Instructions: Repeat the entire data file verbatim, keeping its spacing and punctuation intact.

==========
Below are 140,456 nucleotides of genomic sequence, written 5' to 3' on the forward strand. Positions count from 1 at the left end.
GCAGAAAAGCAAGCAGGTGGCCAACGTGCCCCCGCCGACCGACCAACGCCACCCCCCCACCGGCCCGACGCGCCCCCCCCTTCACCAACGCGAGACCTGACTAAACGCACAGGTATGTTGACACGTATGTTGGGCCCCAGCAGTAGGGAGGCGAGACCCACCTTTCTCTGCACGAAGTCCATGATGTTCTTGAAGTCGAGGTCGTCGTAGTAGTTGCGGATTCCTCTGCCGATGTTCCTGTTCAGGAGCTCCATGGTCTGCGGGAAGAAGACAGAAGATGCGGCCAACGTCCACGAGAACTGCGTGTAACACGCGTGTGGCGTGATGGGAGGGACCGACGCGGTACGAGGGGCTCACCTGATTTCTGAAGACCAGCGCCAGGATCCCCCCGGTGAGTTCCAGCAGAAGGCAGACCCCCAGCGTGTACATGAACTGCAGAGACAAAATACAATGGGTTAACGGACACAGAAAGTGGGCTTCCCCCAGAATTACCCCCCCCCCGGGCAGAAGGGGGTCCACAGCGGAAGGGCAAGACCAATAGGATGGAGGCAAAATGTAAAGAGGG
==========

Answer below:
Below are 140,456 nucleotides of genomic sequence, written 5' to 3' on the forward strand. Positions count from 1 at the left end.
GCAGAAAAGCAAGCAGGTGGCCAACGTGCCCCCGCCGACCGACCAACGCCACCCCCCCACCGGCCCGACGCGCCCCCCCCTTCACCAACGCGAGACCTGACTAAACGCACAGGTATGTTGACACGTATGTTGGGCCCCAGCAGTAGGGAGGCGAGACCCACCTTTCTCTGCACGAAGTCCATGATGTTCTTGAAGTCGAGGTCGTCGTAGTAGTTGCGGATTCCTCTGCCGATGTTCCTGTTCAGGAGCTCCATGGTCTGCGGGAAGAAGACAGAAGATGCGGCCAACGTCCACGAGAACTGCGTGTAACACGCGTGTGGCGTGATGGGAGGGACCGACGCGGTACGAGGGGCTCACCTGATTTCTGAAGACCAGCGCCAGGATCCCCCCGGTGAGTTCCAGCAGAAGGCAGACCCCCAGCGTGTACATGAACTGCAGAGACAAAATACAATGGGTTAACGGACACAGAAAGTGGGCTTCCCCCAGAATTACCCCCCCCCCGGGCAGAAGGGGGTCCACAGCGGAAGGGCAAGACCAATAGGATGGAGGCAAAATGTAAAGAGGG